Airbus’s A320 program leadership expects a busy November and December, as the company attempts to approach its original target of 200 A320neo deliveries by the end of the year. Speaking Tuesday during the company’s third-quarter earnings call with investment analysts, Airbus CFO Harald Wilhelm expressed some reservations about the company’s ability to meet last year’s guidance of 720 airplanes in total for 2017, due mainly to the engine delivery shortfalls from Pratt & Whitney for the A320neo. Rather, it now appears likely it will deliver slightly more than 700 units, including the 31 A320neos it shipped during the third quarter.
Wilhelm declined to specify how many A320neos the company delivered in October, but its total of 89 for the first nine months of the year suggests it would need to ship 111 during the fourth quarter to meet its neo delivery goal. The CFO also revealed that the A320neo’s engine problems extend to the type’s alternative CFM Leap-1As, some of which CFM International shipped as spares to airlines experiencing endurance deficiencies related to peeling of ceramic matrix composite coatings on their shrouds.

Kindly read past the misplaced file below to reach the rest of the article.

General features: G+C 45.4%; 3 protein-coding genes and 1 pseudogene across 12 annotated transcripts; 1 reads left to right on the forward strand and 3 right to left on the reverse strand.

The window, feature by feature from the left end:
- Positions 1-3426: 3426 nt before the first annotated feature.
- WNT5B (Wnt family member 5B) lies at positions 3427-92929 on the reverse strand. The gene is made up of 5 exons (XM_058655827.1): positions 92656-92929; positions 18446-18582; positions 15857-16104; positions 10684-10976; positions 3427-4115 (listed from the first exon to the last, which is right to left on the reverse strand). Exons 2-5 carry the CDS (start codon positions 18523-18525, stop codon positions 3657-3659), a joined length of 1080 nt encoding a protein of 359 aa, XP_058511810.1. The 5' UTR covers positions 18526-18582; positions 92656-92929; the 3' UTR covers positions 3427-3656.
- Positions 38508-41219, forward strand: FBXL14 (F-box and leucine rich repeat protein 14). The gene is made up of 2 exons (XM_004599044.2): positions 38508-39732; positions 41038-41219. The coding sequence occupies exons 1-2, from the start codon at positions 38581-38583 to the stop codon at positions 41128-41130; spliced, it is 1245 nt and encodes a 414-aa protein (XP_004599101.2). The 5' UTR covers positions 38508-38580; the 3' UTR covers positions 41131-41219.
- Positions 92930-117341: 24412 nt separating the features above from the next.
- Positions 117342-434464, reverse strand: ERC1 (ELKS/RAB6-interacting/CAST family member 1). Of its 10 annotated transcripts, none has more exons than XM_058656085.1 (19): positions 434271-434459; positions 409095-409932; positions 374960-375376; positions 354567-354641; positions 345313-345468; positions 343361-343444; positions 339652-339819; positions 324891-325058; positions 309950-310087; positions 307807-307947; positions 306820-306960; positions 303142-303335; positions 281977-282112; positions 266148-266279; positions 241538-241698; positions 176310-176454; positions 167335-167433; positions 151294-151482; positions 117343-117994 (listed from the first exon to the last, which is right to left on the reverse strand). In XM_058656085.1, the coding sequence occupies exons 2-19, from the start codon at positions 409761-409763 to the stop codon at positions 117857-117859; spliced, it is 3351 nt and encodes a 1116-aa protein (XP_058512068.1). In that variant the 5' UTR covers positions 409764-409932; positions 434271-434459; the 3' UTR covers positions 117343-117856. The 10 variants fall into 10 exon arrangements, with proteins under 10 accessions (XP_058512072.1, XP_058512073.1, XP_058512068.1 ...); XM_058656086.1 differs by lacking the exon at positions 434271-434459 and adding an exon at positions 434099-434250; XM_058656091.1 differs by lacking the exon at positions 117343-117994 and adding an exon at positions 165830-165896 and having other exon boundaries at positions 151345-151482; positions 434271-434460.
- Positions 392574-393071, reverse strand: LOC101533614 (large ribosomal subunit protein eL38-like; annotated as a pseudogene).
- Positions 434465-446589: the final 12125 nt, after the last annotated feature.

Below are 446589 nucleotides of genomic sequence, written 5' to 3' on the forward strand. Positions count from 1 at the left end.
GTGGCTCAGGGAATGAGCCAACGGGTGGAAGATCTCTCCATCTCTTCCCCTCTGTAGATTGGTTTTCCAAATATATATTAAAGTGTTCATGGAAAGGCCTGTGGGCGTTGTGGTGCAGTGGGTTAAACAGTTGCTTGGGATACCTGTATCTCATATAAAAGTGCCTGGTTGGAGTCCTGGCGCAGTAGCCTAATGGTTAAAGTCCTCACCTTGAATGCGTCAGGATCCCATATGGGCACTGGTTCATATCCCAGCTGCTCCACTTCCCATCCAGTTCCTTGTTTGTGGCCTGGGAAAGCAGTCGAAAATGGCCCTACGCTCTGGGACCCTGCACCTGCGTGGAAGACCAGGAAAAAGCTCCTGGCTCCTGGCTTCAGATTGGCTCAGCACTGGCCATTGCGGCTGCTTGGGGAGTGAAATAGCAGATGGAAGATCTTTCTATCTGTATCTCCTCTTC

However, the CFM diversions haven’t reached nearly the proportions of those of the Pratt PW1100Gs, final fixes to which the engine company plans to test over the next two months and apply early next year, said Wilhelm.
“We can confirm that the solutions to overcome these technical issues have been defined and will be tested,” said Wilhelm. “As I’ve said before they should come on line in aircraft in the Q1.”
Wilhelm added that Airbus expects A320neos to account for at least 50 percent of all A320-family deliveries next year.
“In terms of the number of engines we need to have from Pratt as well as from CFM, I think that is very clear,” said Wilhelm. “But the tests that need to be done in the remainder of the year, in’17 and into ’18, still need to confirm the plan. Remember what we have been doing in 2017. Probably we could have pushed for more engines to us, i.e. to fit on wing and deliver the aircraft, but it doesn’t help if the customer isn’t happy with it...So that’s the remaining uncertainty that we need to go through, but I would expect from today’s point of view from the beginning of ’18 we really see that clarity coming through.”